Save on power with discounted energy-saving products

Living Well | Sue Hewitt | Posted on 02 March 2020

Save hundreds of dollars on government-discounted energy-efficient products.

Victorians can save hundreds of dollars on government-discounted energy-efficient products from shower heads to air-conditioners, then save again with the resulting cheaper power bills.

Since it was launched in 2009, the Victorian Energy Upgrades program has saved the 1.8 million households and 100,000 businesses that signed up an estimated $3 billion on power. 

And it’s estimated that by choosing these greener products, households have cut greenhouse gas emissions by 52 million tonnes, the equivalent of planting an enormous forest of three million trees.

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To take part, households and businesses simply need to check the Victorian government’s Energy Saver website and look at what inefficient products they have and the discounts on offer. 

Energy-saving products are installed or supplied by accredited providers found on the website and the amount of rebate they give customers can vary. For example, the discount on replacing an inefficient electric water heater with an energy-saving heat pump water heater is $306 to $493. 

Replacing a central electric heater with an efficient ducted reverse cycle air-conditioner may attract a discount of between $1173 for a small unit, $1445 for a medium unit and $1921 for a large unit. 

Many Victorians will be familiar with the LED lighting retrofit scheme, where incandescent, halogen lamp or compact fluorescent lamp lighting is replaced with LEDs. More than 1.6 million households and businesses took up the LED offer to save up to 80 per cent on home lighting bills.

Other popular products under the program include upgrading hot water systems, installing energy efficient heating and cooling appliances, shower head replacements and weather sealing of doors and fans. 

The accredited providers get Victorian Energy Efficiency Certificates in return for the upgrades which they sell to large energy retailers which are required by the state government to buy a certain number of certificates annually. Each certificate represents a tonne of greenhouse gas that has been prevented from going into the atmosphere because of the energy-saving upgrades.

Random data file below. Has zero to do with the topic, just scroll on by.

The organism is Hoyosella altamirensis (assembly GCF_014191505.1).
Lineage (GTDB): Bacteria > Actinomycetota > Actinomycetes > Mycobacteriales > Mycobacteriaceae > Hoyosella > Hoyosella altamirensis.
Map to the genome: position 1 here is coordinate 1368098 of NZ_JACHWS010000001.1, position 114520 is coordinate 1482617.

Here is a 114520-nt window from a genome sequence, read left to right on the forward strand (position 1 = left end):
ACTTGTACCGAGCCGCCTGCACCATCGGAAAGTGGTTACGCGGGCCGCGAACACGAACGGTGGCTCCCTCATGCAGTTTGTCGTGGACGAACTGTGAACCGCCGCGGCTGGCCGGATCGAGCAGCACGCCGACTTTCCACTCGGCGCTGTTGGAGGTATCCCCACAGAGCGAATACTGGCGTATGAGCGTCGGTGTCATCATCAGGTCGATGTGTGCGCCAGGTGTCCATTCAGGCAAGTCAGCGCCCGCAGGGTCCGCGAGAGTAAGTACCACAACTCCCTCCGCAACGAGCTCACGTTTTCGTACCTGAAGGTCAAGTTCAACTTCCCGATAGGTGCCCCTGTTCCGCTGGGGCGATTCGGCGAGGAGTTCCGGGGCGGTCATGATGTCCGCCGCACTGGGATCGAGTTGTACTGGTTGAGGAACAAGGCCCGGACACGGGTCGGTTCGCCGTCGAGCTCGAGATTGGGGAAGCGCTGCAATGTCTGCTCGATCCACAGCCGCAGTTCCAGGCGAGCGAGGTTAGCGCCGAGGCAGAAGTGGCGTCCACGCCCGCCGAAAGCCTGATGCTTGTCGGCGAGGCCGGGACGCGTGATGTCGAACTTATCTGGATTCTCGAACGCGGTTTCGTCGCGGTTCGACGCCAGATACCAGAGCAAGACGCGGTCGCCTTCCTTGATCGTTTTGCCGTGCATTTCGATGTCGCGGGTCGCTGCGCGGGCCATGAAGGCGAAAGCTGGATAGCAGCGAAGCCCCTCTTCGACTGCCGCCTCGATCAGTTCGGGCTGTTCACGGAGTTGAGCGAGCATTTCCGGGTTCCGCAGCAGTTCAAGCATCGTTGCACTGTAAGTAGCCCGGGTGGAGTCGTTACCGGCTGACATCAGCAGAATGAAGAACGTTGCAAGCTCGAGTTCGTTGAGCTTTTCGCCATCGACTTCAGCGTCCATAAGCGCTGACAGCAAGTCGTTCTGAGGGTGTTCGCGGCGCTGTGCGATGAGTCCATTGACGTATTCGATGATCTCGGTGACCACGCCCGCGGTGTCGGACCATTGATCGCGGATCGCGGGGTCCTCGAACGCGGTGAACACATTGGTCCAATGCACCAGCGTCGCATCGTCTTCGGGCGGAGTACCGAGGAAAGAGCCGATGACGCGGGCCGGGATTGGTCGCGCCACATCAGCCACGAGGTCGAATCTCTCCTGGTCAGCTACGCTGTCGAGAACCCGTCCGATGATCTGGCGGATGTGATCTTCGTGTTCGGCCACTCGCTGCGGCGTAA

A lightglobe
A ceiling fan


Save with solar rebates 

Another government energy-saving initiative is the solar home battery rebate run through Solar Victoria

Solar Victoria chief executive officer Stan Krpan says the scheme has been expanded from 24 to 104 postcodes in areas with high population growth and high numbers of rooftop solar power systems. 

Rebates of up to $4838 are now available to Victorians living in 59 regional and 45 Melbourne postcodes. 

In Melbourne, new areas open to the solar battery program include the western and northern suburbs, the outer-east and the south-eastern growth corridor. 

Regional areas to become eligible include postcodes near Ballarat and Bendigo, the Bellarine Peninsula, around Paynesville in East Gippsland, much of West and South Gippsland, and Wodonga in the north-east. (Plus, find out more about RACV's investment in clean energy). 

In the current round there are 400 rebates available, with a further 400 to be offered in March 2020. 

Residents wanting a rebate must get approval for a battery from their distribution network service provider before installation, have an existing solar PV system larger than 5kW, and meet other eligibility criteria.

Your home can be working for you with an RACV solar solution